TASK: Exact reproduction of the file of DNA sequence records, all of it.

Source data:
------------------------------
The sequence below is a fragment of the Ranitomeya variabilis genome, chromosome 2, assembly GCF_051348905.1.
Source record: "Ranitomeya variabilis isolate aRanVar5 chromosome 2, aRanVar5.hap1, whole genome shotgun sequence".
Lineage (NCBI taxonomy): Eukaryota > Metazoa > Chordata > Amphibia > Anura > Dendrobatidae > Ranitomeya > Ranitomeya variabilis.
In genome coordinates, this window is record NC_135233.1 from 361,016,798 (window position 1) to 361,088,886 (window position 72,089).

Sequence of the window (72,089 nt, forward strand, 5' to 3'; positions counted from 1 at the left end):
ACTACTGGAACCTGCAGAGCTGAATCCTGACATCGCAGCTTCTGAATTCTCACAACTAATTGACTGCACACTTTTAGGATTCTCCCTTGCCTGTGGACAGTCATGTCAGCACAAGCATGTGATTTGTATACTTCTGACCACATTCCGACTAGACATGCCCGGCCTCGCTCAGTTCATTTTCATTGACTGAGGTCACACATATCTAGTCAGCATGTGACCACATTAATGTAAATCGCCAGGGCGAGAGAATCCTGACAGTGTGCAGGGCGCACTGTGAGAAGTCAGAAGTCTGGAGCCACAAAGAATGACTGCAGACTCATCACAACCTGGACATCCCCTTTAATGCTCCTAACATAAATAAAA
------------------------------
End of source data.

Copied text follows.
The sequence below is a fragment of the Ranitomeya variabilis genome, chromosome 2, assembly GCF_051348905.1.
Source record: "Ranitomeya variabilis isolate aRanVar5 chromosome 2, aRanVar5.hap1, whole genome shotgun sequence".
Lineage (NCBI taxonomy): Eukaryota > Metazoa > Chordata > Amphibia > Anura > Dendrobatidae > Ranitomeya > Ranitomeya variabilis.
In genome coordinates, this window is record NC_135233.1 from 361,016,798 (window position 1) to 361,088,886 (window position 72,089).

Sequence of the window (72,089 nt, forward strand, 5' to 3'; positions counted from 1 at the left end):
ACTACTGGAACCTGCAGAGCTGAATCCTGACATCGCAGCTTCTGAATTCTCACAACTAATTGACTGCACACTTTTAGGATTCTCCCTTGCCTGTGGACAGTCATGTCAGCACAAGCATGTGATTTGTATACTTCTGACCACATTCCGACTAGACATGCCCGGCCTCGCTCAGTTCATTTTCATTGACTGAGGTCACACATATCTAGTCAGCATGTGACCACATTAATGTAAATCGCCAGGGCGAGAGAATCCTGACAGTGTGCAGGGCGCACTGTGAGAAGTCAGAAGTCTGGAGCCACAAAGAATGACTGCAGACTCATCACAACCTGGACATCCCCTTTAATGCTCCTAACATAAATAAAA